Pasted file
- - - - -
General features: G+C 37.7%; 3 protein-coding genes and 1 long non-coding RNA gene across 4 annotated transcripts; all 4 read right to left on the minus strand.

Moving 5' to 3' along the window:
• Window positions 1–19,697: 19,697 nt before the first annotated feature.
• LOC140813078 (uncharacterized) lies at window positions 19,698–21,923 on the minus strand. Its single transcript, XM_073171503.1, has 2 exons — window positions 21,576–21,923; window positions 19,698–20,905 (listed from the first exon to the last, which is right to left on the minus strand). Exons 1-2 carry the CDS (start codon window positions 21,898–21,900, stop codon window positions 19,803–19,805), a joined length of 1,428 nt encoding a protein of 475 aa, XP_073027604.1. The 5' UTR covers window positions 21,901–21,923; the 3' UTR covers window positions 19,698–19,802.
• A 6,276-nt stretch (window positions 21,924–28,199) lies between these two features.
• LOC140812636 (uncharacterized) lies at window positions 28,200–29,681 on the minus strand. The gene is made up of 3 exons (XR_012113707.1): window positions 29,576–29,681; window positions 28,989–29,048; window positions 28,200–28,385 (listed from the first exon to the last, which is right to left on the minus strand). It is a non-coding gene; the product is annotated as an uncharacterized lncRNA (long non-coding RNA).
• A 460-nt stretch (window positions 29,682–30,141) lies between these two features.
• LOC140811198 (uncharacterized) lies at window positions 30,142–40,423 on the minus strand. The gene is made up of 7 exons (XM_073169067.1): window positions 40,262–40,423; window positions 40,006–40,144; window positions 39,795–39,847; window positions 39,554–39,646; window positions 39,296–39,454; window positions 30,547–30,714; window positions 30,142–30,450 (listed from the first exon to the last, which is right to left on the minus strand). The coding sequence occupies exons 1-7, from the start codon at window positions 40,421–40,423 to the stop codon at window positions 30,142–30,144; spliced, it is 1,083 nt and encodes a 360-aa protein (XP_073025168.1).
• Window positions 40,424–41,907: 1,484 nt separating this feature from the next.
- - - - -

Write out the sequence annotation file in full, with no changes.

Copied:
General features: G+C 37.7%; 3 protein-coding genes and 1 long non-coding RNA gene across 4 annotated transcripts; all 4 read right to left on the minus strand.

Moving 5' to 3' along the window:
• Window positions 1–19,697: 19,697 nt before the first annotated feature.
• LOC140813078 (uncharacterized) lies at window positions 19,698–21,923 on the minus strand. Its single transcript, XM_073171503.1, has 2 exons — window positions 21,576–21,923; window positions 19,698–20,905 (listed from the first exon to the last, which is right to left on the minus strand). Exons 1-2 carry the CDS (start codon window positions 21,898–21,900, stop codon window positions 19,803–19,805), a joined length of 1,428 nt encoding a protein of 475 aa, XP_073027604.1. The 5' UTR covers window positions 21,901–21,923; the 3' UTR covers window positions 19,698–19,802.
• A 6,276-nt stretch (window positions 21,924–28,199) lies between these two features.
• LOC140812636 (uncharacterized) lies at window positions 28,200–29,681 on the minus strand. The gene is made up of 3 exons (XR_012113707.1): window positions 29,576–29,681; window positions 28,989–29,048; window positions 28,200–28,385 (listed from the first exon to the last, which is right to left on the minus strand). It is a non-coding gene; the product is annotated as an uncharacterized lncRNA (long non-coding RNA).
• A 460-nt stretch (window positions 29,682–30,141) lies between these two features.
• LOC140811198 (uncharacterized) lies at window positions 30,142–40,423 on the minus strand. The gene is made up of 7 exons (XM_073169067.1): window positions 40,262–40,423; window positions 40,006–40,144; window positions 39,795–39,847; window positions 39,554–39,646; window positions 39,296–39,454; window positions 30,547–30,714; window positions 30,142–30,450 (listed from the first exon to the last, which is right to left on the minus strand). The coding sequence occupies exons 1-7, from the start codon at window positions 40,421–40,423 to the stop codon at window positions 30,142–30,144; spliced, it is 1,083 nt and encodes a 360-aa protein (XP_073025168.1).
• Window positions 40,424–41,907: 1,484 nt separating this feature from the next.